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A few days ago, a certain government announced, as part of an incipient Covid-19 lockdown de-escalation plan, that they would allow citizens to gather in groups of up to 10 people at their homes, as long as the security distance of 2 metres was respected. In my effort to figure out just how disconnected the members of this government are from the reality of said citizens, I wondered how big a room I would need to hold a gathering of 10 people, all separated 2 metres apart from each other.

More generally, I would like to know how much space I would need to have $N$ points separated by a minimum distance $D$. By space, initially I was thinking of the area of for example a rectangle, or a (convex?) polygon in general, but then I realised I could "cheat" and put every point in a line and have a $D(N-1)\times 0$ rectangle with null area. So I have two possible "valid" statements for the problem:

  • What is the side of the smallest square containing $N$ points separated by a distance of at least $D$ from each other?
  • What is the smallest perimeter of a polygon (or convex polygon if preferred) containing $N$ points separated by a distance of at least $D$ from each other?

I have been thinking about it for a while, mostly about the square version, and I feel the answer may not be trivial. I think if $N=M^2$ is a perfect square then a square with side $D(M-1)$ would contain all points optimally in a grid. For example, for $N=9$ you would have this $2D$ side square:

Example for nine points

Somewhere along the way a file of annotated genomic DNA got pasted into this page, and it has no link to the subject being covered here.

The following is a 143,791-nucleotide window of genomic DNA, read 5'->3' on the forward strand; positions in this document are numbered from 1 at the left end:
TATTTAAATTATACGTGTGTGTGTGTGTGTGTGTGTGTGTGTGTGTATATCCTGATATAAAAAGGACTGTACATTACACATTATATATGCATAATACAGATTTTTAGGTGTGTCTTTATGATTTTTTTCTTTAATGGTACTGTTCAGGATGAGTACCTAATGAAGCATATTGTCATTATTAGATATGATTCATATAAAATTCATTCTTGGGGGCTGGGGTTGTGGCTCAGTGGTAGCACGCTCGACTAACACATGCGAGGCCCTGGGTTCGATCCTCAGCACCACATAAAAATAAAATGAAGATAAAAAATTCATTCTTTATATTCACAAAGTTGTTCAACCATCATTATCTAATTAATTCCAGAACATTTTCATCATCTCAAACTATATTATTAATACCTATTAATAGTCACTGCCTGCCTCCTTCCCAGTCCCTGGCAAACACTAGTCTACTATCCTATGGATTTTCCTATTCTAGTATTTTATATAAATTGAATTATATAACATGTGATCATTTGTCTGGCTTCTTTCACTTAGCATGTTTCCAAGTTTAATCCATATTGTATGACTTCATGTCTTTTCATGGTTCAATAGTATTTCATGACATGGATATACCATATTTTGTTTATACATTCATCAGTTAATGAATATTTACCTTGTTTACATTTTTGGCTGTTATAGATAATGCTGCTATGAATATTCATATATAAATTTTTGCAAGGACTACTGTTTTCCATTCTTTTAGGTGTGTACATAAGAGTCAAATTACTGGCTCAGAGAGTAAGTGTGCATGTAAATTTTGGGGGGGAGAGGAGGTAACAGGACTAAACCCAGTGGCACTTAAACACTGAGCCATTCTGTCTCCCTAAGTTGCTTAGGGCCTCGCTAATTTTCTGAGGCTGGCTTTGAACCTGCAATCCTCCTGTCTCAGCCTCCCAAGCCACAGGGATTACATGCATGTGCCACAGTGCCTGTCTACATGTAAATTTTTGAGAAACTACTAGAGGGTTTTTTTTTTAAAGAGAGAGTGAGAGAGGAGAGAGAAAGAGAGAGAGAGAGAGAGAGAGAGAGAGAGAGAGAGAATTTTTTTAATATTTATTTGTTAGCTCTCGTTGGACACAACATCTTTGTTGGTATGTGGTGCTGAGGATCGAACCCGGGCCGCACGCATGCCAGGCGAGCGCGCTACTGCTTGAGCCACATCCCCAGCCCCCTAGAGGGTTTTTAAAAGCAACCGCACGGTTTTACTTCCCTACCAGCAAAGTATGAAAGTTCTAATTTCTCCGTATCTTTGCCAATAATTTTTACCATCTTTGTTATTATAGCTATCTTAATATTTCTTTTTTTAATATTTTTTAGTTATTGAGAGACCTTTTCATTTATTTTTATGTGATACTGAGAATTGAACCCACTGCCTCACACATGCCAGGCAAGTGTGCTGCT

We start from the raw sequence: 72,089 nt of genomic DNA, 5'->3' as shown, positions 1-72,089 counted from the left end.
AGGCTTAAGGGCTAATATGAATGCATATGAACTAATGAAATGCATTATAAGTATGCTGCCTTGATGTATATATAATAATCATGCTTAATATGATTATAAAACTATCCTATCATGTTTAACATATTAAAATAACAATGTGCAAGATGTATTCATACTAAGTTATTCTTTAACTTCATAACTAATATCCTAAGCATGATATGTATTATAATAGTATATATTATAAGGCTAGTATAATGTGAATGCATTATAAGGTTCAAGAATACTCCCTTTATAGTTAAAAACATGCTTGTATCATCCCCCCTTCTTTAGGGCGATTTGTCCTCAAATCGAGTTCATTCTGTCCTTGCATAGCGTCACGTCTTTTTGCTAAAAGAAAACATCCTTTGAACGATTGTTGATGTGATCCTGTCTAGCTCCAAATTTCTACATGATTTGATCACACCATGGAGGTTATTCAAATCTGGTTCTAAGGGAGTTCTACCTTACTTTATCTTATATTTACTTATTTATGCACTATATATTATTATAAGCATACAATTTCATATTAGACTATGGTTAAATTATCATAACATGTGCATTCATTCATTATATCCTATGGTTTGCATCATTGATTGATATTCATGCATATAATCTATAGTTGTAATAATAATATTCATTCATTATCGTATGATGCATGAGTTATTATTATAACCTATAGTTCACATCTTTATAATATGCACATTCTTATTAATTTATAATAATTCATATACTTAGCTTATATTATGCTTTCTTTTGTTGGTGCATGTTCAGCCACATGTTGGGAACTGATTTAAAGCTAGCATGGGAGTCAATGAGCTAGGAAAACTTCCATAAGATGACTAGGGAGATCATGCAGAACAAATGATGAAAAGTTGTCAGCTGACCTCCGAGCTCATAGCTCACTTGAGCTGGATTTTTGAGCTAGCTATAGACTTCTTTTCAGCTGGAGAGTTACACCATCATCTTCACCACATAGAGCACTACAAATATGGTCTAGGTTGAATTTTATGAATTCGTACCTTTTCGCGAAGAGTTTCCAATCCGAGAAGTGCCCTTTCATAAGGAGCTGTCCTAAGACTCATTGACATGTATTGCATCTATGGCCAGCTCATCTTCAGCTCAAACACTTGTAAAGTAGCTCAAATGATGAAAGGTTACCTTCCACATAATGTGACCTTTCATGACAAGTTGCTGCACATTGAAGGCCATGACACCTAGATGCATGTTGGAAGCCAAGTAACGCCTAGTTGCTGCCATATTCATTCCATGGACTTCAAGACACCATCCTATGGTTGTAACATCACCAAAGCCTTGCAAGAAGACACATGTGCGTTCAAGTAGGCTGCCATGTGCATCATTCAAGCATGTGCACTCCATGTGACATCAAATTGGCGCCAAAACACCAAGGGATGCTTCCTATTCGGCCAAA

But I don't think that if I add a single more point, then I would need to increase the each side by $D$. In fact, I think for $N=13$ the optimal may be this $2\sqrt{2}D$ side square, still smaller than the next $D$ increment to the side that would be optimal for $N=16$ ($3D$):

Example for thirteen points

Is there a solution to each of these problems, or some closely related one?

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  • $\begingroup$ Smart presentation... $\endgroup$ – Jean Marie May 4 '20 at 12:59
  • $\begingroup$ This is the problem of how big a square you need to fit $n$ unit disks. This is a hard problem. Many results are at packomania.com If you just look at the pictures you can see that the best known packing is often not symmetric. $\endgroup$ – Ross Millikan May 4 '20 at 15:06
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This is the problem of how big a square you need to fit $N$ $1$ meter disks. This is a hard problem. Many results are at http://www.packomania.com/ If you just look at the pictures you can see that the best known packing is often not symmetric. In particular, for $n=10$ the best known packing is into a square about $6.4764$ meters on a side. You can subtract $2$ in each direction as the edge people do not need to be $1$ meter from the wall, giving a $4.4764$ meter square.The specific packing is not easy to describe.

For large $N$ you can just assume hexagonal packing. Each person then occupies an area of $2 \sqrt 3$. There is some error along the edge, but that goes down as $N$ gets large.

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